In this recent article from the Houston Chronicle, an analysis by Hearst Newspapers is cited for having found cases in which charter schools collected valuable real estate at great cost to taxpayers but with a tenuous connection to student learning. In others, administrators own the school facilities and have collected millions from charging rent to the same schools they run.
In Houston, Fernando Donatti, the superintendent and founder of Diversity, Roots and Wings Academy, or DRAW, owns or controls four facilities used by the school, allowing him to bill millions to schools he oversees. DRAW’s most recent financial report shows signed lease agreements to pay Donatti and his companies more than $6.5 million through 2031.
A Houston-based charter school, Accelerated Learning Academy, is still seeking a tax exemption on one of the two condominiums it bought just over a decade ago in upscale neighborhoods in Houston and Dallas. The school claims it has used the condos for storage, despite a nearby 9,600-square-foot facility.
The largest charter network in Texas was a catalyst for the increased public scrutiny of charter school spending. IDEA Public Schools faces state investigation for its spending habits, including purchases of luxury boxes at San Antonio Spurs games, lavish travel expenditures for executives, the acquisition of a boutique hotel in Cameron County for more than $1 million, plans to buy a $15 million private jet and other allegations of irresponsible or improper use of funds. The allegations date back to 2015 and led to the departure of top executives — including CEO and founder Tom Torkelson, who received a $900,000 severance payment.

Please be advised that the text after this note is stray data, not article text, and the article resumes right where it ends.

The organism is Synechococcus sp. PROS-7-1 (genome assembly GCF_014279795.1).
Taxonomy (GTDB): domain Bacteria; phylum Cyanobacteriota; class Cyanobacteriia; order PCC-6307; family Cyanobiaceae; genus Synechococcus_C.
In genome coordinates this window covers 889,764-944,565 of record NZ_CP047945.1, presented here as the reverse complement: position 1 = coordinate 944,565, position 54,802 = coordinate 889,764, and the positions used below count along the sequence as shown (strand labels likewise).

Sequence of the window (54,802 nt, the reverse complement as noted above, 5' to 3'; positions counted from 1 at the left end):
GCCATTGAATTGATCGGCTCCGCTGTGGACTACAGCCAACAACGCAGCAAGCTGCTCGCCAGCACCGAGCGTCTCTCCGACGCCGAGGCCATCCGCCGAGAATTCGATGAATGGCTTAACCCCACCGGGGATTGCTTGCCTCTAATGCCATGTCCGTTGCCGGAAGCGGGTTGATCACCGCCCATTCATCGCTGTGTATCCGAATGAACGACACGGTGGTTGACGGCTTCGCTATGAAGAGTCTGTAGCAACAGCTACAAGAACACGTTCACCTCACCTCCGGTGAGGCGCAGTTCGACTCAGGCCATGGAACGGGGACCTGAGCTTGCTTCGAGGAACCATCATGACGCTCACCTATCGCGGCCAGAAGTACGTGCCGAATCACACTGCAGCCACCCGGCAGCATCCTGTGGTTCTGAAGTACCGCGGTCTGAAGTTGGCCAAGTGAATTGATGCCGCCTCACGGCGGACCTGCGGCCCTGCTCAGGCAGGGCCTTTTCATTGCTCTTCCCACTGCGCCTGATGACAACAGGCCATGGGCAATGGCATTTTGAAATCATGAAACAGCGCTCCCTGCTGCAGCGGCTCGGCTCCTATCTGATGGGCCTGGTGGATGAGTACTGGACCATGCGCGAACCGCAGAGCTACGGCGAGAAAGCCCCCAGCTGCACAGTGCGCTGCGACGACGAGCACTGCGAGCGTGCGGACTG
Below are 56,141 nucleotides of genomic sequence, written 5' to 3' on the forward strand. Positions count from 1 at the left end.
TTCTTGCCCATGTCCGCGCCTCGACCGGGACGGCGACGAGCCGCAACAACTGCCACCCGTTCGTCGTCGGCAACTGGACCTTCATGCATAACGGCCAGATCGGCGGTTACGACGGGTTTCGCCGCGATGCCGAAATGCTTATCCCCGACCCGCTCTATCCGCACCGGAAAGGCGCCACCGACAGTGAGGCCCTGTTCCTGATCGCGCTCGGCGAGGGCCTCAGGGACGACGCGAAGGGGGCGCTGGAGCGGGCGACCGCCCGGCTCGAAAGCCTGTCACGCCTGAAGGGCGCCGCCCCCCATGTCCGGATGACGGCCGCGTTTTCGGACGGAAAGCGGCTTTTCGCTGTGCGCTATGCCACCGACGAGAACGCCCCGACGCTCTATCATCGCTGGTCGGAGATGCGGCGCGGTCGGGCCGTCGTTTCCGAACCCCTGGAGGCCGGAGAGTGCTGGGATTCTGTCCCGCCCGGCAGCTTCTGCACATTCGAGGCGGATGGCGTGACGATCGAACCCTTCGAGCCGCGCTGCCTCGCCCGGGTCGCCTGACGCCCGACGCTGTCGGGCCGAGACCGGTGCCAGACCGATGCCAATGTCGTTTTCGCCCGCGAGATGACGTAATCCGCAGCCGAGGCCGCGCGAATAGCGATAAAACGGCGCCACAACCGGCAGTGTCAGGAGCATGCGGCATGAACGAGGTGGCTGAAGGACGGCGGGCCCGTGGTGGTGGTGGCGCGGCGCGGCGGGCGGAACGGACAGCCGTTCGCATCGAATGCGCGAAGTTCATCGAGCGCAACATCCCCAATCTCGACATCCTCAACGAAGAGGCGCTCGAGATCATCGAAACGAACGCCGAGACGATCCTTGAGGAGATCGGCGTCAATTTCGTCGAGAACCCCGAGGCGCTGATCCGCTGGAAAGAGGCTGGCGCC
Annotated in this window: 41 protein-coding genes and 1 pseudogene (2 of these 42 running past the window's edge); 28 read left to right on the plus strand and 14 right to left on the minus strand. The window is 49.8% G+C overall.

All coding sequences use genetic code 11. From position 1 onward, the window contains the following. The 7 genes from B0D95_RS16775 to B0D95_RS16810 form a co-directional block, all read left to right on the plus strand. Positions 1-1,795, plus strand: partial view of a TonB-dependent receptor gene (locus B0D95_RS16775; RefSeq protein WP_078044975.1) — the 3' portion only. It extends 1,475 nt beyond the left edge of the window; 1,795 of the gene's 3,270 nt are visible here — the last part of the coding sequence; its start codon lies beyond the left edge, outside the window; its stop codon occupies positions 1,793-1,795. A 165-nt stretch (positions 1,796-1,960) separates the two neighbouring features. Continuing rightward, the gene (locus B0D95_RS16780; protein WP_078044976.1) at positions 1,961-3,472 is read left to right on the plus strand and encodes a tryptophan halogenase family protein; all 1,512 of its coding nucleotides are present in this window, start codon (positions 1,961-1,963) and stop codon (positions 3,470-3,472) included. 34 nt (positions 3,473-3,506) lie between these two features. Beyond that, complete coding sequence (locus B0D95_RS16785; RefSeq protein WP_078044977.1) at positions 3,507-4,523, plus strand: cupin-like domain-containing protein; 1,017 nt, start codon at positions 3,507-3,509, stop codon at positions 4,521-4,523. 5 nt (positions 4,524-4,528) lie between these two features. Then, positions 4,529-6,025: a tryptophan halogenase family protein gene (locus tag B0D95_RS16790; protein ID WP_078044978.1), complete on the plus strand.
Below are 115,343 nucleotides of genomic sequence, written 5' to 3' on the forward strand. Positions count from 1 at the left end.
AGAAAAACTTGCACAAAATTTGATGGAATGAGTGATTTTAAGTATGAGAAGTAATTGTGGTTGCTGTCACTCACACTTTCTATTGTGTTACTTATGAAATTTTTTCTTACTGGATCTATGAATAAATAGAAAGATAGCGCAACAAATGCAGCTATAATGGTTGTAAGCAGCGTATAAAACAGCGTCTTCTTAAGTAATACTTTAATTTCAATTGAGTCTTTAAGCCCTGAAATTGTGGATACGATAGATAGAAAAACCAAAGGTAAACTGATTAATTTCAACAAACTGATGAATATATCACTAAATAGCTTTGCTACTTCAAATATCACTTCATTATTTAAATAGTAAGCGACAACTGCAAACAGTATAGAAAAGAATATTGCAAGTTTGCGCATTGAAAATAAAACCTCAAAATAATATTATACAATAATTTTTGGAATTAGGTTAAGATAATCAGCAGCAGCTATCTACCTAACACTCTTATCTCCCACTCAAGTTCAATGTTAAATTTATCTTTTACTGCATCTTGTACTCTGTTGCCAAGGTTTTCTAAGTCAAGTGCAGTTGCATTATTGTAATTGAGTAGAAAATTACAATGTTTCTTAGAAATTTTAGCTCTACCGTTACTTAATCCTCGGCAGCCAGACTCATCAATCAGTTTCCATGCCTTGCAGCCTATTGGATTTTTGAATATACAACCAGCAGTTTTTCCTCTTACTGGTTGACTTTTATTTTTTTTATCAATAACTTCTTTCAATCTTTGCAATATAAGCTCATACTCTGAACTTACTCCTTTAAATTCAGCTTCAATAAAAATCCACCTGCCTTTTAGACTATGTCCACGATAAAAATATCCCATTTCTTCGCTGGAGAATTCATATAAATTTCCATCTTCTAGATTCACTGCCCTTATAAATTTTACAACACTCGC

Another example is the A.W. Brown Leadership Academy, which has two campuses in the Dallas area that serve about 1,000 students. Property records show it owns eight properties, several worth millions that have sat unused — even as taxpayer money has gone to repay the loans used to buy them.
A Battle for Dollars
The battles between school districts and charter networks have become increasingly pitched, as they are locked in a zero-sum battle for public dollars.
Approximately 45,000 students in Houston transferred from the ISD to charter schools last year, resulting in a loss to the district of a minimum of $276 million. That figure includes only the basic allotment received by the districts, excluding special education funding or other allotments.
In San Antonio's two largest school districts, Northside ISD and North East ISD, more than 12,000 Northside students transferred to charter schools in the 2021-2022 school year, as did just under 8,000 from North East ISD. That means Northside lost at least $75 million, while North East lost $50 million, using the same basic allotment figures.
Georgina Perez, who served on the State Board of Education from 2017 until this year, noted arrangements such as these would never be permitted at traditional school districts.
“If it can't be done in (school districts), they probably had a good reason to disallow it,” she said. “So why can it be done with privately managed charter franchises?”
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